Question four; how much does this garment cost? This question is an instant weed killer. A tee shirt should not cost $35, if you break this down it means that it would wholesale for $17, which means the cost to make it was about $9. This $9 includes fabric, trims, dying, cutting, and making (yep somebody’s wage!), this is an unsustainable business model. So, what is the true cost of a tee-shirt? On average for a small brand, a tee-shirt will cost around $35 to make in Australia which means its retail price is minimum $120-$150. Tee-shirts are the most basic item to make, so anything less than $80* is most likely not ethically made. This is the reason why a lot of sustainable fashion is higher priced, everything is taken into consideration, from the cost of fabric, zips, buttons, swing tags, cutting, making, embroidery whatever it takes to make it needs to be factored in. *It should also be noted that more established brands have the advantage of making large quantities which brings down their retail price but no piece of clothing should be less than around $60.
Question five; What is this tee-shirt (pants, jacket, shoes whatever you fancy) made of? If it’s organic fabric great you’re winning. Wood based fibres like tencel, and modal are also good options. If you see the word ‘natural’ I’d probably put the ‘natural linen’ shorts back on the rack and slowly back away out of the shop. Unfortunately, unless it’s organic it ain’t really natural. Fabrics like linen are grown using nitrates and treated with harsh chemicals which end up in our waterways and harming our eco-system. Big No, No. Another item I would avoid is activewear made from recycled plastic bottles. Do not go to the gym and sweat it out in a pair of plastic leggings, opt for natural fibres like organic cotton or bamboo, much better for your body as well as our beloved planet. Another great option is clothing made from deadstock fabric, that’s fabric that’s been discarded by big brands and would otherwise be sent to landfill. It’s kind of like a second-hand garment made into a fresh new style. So, check that garment tag or the online description before moving on to question six.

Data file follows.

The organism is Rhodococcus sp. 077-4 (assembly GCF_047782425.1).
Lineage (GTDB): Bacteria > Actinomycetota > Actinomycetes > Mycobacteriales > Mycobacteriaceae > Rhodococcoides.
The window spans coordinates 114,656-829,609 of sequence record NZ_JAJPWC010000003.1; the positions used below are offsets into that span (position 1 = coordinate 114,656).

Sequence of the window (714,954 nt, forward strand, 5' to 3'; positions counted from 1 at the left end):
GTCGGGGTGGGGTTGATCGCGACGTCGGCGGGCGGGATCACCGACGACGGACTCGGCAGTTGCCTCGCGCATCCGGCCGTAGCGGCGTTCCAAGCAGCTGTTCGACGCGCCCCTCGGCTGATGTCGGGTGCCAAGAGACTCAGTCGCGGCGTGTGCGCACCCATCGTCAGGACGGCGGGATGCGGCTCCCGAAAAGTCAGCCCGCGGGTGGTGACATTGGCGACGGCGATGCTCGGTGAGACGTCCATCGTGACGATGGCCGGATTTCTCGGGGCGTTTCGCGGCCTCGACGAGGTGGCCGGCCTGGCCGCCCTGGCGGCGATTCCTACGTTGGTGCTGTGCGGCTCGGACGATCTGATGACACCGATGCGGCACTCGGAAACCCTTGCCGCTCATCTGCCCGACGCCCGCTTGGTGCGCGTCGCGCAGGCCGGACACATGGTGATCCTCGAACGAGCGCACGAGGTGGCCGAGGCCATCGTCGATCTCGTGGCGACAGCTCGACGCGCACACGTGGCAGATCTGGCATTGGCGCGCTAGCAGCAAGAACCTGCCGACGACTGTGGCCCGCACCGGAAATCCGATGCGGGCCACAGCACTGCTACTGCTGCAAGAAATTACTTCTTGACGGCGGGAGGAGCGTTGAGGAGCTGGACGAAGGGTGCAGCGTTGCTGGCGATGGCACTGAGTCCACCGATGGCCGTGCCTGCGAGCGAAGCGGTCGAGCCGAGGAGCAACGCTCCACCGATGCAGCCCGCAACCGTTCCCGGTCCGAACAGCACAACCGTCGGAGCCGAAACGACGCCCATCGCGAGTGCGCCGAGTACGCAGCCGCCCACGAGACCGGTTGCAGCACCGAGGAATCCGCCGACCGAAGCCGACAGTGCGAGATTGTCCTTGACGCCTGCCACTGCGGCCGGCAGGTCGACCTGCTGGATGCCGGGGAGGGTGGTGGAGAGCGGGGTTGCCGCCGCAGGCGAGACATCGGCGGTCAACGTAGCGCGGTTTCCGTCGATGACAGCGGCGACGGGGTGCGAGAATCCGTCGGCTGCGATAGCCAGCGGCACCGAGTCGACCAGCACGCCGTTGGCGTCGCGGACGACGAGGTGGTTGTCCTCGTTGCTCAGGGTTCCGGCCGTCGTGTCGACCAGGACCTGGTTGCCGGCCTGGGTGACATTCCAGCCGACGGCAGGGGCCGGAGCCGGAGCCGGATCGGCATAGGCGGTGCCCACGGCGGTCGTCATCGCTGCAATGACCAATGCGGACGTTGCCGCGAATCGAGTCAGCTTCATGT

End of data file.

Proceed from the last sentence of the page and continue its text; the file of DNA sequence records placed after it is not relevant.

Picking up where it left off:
Question six; Where is this garment made? Ok so this question isn’t as easy to answer when you’re in a physical store, but if you have time to go to the shops and try on clothes that you need, you have time to jump on their website and see the transparency behind where they make their products. Ultimate transparency is what you’re looking for including fairtrade certifications and standards. If they say they ‘have a great relationship’ with their garment workers, it could be true, but as a designer you don’t have a say how the people making your clothes are treated especially when working with overseas manufacturers, so take some time to dig a little deeper. If in doubt get in contact with the brand or me and I’ll do a quick recon for you!
So how do we make the swap? Opt for second hand or rental first, if you need a new piece of clothing make sure it’s made from organic or repurposed fabric, try, and find out if there is any transparency on where it has been made and ensure it’s fairly priced and accurately represents the true cost of what it takes to make clothes. Doing this will ensure garments are made with care and will last a lifetime.
Never forget, you get what you pay for and it's the best time ever to support retailers and brands who deserve our support!